The room (A; c. 5 × 5 m, height above a modern concrete floor 2.5 m; Figs. 2–4) was constructed in a traditional manner similarly to several adjoining rooms, with a barrel-vault ceiling supported on four walls, and six pillars—four of them engaged in the four corners of the room and two engaged in the center of the southern and northern walls. The spaces between the pillars were sealed with stone walls that survived almost to their full height (height c. 2.7 m above a plaster floor, see below; Figs. 3–6). Retaining walls (Figs. 3, 4), probably intended to reinforce the pillars, possibly for the construction of a second floor, were discernible in the corners of the room.
The doorway in the northern wall (Fig. 5) led to an elongated irregular passage (B; length 4.5 m, width 2.5 m, height 2.2 m; Fig. 2). Other openings to the room were apparently in the southern wall, on both sides of the central pillar (Fig. 6).
No windows were discovered; their absence indicates that the room was probably part of a hall or large structure that extended beyond the walls, and over the years its original purpose changed and the spaces between the pillars were sealed.
An excavation square (L104, L108; c. 2.5 × 2.5 m; Fig. 2) was opened next to the pillar in the center of the southern wall, and remains of a plaster floor, a built channel, a packed concentration of stones and the pillar’s foundation were exposed.
Sections of a plaster floor were revealed beneath the concrete floor (depth c. 0.3 m; Figs. 7, 8); they abutted the pillar in the southern wall. The plaster floor may have been damaged in the work that preceded the installation of the modern concrete floor.
Remains of a water channel (L102; length c. 3.5 m; Figs. 2, 8) with a U-shaped cross section (inner width 0.18 m, depth 0.18 m) aligned northeast–southwest were exposed below the plaster floor (depth c. 0.1 m). The channel was built of a single row of fieldstones covered by medium-sized fieldstone slabs (length 0.25–0.30 m, width 0.15–0.20 m, thickness 0.05 m) set in place on their sides. Dark gray alluvium devoid of datable finds was exposed in the channel.
A rounded concentration of small fieldstones bonded with yellowish mortar (L104; Fig. 9) was revealed in the northern part of the excavation square, c. 0.75 m below the concrete floor. It is possible that the slightly curved lump was part of the side of a cavity or a water cistern and that the channel was part of it. There is also the possibility that the channel was part of another cistern whose opening was located below the floor of the courtyard (as reported by the residents).
Another concentration of fieldstones was exposed in the southeastern corner of the excavation square (L108; depth 0.7–0.8 m), which consisted of small and medium-sized fieldstones that abutted the eastern side of the pillar in the center of the southern wall (see Fig. 7). A cluster of seven crushed jars dating to the end of the Abbasid–Fatimid periods (tenth or eleventh centuries CE, below) was exposed at the bottom of the square, on the western side of the central pillar; it is likely they were placed in the area at the time the pillar was erected.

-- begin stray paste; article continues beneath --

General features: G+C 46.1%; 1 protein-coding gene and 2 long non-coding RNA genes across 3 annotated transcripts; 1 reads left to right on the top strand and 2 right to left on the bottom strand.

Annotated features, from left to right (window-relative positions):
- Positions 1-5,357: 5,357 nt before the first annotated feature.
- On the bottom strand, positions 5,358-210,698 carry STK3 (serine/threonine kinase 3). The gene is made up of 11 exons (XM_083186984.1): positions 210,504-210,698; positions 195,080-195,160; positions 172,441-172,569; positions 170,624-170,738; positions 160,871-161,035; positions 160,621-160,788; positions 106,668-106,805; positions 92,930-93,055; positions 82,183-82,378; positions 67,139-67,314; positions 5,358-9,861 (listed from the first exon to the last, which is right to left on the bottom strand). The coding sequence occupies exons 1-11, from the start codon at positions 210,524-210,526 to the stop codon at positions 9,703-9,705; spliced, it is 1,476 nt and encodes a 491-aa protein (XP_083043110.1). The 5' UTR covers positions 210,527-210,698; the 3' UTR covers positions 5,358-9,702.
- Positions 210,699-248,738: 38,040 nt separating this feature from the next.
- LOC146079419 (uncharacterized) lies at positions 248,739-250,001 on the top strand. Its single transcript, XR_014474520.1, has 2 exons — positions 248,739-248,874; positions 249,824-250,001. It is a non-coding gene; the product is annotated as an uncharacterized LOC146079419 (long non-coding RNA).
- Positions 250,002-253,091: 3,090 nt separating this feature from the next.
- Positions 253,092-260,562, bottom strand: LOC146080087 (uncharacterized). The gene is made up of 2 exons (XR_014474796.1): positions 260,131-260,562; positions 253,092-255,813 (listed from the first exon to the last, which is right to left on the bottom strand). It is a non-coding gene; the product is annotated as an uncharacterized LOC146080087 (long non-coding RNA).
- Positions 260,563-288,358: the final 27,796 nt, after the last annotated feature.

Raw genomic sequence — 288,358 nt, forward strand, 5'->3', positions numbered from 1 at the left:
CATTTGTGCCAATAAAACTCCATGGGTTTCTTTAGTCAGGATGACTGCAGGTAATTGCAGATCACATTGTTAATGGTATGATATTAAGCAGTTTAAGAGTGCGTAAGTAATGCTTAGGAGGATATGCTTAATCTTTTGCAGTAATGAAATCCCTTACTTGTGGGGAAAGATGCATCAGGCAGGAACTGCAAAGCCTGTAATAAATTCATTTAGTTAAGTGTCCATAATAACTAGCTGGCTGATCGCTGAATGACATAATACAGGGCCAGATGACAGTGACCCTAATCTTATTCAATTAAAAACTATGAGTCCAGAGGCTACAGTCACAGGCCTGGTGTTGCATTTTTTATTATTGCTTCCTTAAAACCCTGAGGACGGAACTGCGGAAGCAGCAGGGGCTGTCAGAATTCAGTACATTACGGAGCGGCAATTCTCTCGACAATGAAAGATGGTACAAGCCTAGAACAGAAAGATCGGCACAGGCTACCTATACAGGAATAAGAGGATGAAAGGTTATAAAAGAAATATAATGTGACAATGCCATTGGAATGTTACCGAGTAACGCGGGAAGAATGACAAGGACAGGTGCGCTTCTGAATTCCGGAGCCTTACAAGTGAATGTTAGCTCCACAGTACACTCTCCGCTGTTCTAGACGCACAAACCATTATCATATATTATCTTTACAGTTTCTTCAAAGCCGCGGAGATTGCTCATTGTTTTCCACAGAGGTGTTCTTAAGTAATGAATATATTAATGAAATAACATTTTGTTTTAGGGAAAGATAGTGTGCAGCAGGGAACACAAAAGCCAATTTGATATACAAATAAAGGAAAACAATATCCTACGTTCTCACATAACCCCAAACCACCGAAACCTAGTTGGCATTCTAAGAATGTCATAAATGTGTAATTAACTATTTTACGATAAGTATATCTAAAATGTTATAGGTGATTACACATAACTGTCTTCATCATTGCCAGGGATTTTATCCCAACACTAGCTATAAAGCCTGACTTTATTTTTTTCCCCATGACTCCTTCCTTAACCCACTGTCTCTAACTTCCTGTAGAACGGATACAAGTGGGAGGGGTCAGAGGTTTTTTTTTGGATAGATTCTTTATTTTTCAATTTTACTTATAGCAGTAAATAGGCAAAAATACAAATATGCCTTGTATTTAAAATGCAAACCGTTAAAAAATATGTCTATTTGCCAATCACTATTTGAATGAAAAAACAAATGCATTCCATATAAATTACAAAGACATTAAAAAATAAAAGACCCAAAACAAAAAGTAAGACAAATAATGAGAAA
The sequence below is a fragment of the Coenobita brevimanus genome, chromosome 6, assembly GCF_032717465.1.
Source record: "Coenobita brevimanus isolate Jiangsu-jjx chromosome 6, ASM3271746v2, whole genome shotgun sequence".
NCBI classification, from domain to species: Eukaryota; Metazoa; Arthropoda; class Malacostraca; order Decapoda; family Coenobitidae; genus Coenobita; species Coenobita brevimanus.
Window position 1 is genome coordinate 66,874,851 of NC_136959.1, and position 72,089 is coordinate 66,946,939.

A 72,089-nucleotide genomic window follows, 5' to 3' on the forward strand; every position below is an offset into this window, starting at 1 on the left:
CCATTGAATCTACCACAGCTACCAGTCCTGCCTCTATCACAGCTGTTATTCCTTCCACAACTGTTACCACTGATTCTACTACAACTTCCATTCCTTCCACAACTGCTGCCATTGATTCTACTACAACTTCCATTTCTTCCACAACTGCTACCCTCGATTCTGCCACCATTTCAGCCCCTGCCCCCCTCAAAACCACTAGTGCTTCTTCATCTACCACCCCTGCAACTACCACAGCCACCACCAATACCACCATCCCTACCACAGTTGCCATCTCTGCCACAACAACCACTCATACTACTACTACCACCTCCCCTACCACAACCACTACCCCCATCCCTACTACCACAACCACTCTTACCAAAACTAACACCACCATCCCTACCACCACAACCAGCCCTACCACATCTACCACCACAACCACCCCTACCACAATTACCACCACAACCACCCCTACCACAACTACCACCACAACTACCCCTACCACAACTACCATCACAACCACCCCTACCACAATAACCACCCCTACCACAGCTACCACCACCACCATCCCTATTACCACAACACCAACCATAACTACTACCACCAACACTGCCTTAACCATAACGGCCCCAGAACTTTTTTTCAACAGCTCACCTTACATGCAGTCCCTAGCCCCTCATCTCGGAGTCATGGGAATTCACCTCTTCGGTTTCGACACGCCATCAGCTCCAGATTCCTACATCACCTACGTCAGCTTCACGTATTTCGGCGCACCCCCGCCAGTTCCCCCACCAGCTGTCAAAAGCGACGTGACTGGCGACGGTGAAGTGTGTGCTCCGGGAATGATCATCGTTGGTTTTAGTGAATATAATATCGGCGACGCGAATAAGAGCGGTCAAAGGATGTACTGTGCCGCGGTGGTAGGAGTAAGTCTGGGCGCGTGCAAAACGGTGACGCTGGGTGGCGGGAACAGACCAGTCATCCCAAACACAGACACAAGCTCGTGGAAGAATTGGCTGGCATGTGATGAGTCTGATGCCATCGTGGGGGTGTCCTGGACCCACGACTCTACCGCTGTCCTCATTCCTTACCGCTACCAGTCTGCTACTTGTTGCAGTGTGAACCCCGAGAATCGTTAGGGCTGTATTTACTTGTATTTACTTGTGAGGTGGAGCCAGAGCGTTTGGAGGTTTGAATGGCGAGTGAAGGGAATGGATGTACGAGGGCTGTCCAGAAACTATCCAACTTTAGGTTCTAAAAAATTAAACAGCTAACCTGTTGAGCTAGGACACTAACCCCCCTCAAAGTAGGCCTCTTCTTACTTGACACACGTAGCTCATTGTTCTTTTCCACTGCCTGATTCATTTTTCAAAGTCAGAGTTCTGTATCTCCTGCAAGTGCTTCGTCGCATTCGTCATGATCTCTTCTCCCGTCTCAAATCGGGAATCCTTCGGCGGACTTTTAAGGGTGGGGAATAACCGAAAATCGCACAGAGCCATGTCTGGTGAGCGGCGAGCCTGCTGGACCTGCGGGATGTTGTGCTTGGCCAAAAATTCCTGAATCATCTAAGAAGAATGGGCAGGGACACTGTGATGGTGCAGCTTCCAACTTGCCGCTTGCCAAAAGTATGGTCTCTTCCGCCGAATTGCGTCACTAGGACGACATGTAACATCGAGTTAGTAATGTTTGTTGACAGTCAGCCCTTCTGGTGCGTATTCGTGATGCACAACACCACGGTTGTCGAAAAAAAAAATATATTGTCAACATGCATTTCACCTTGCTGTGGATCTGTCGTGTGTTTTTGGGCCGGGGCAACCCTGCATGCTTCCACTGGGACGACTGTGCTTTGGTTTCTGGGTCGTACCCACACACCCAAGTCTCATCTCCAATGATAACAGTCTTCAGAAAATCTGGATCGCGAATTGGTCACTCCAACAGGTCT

The ceramic finds, which are diverse and date to several periods, appear to reflect the history of the site. The earliest finds, from the Byzantine period, include an LRC bowl (Fig. 10:1). The Umayyad and Abbasid–Fatimid periods are represented by a cooking bowl (Fig. 10:2), a lid (Fig. 10:3) and jars (Fig. 10:4–8), several of them (Fig. 10:7, 8) dating to the end of the Abbasid–Fatimid periods. Patination was noted on some of the jars, which is possibly indicative of their prolonged use or that they were in water. In addition, a turquoise-glazed vessel (Fig. 10:9) was found, also dating to the end of the Abbasid–Fatimid periods. Two bowls ascribed to the Crusader and Ayyubid periods, one handmade and burnished on the inside (Fig. 10:10) and the other glazed brown (Fig. 11), were found.
The most recent finds date to the Ottoman period (eighteenth–nineteenth centuries CE). These seem to reflect the end of the time span—when the room was in use—and the time of the water channel (L102). These artifacts include a large bowl (Fig. 12:1), a handmade bowl decorated with geometric stripes (Fig. 12:2), a Gaza Ware bowl (Fig. 12:3), a chamber pot (Fig. 12:4), a jar (Fig. 12:5) and a red-burnished tobacco pipe from the eighteenth century CE (Fig. 12:6).
Other finds include glass fragments (not drawn) belonging to a bottle, fragments of a window, probably dating to the end of the Ottoman period, and a nail file (Fig. 13).
The limited scope of the excavation impeded the determination of the connection between the channel and remains of the presumed cistern on the one hand and the building and its surroundings on the other. No earlier strata were reached in the excavation as well. The documentation of the room provides a limited view of the architectural fabric of this area in the Old City.
The ceramic finds seem to reflect a settlement sequence dating from the Byzantine to the Ottoman periods, a sequence that was not sufficiently clarified due to the small dimensions of the excavation.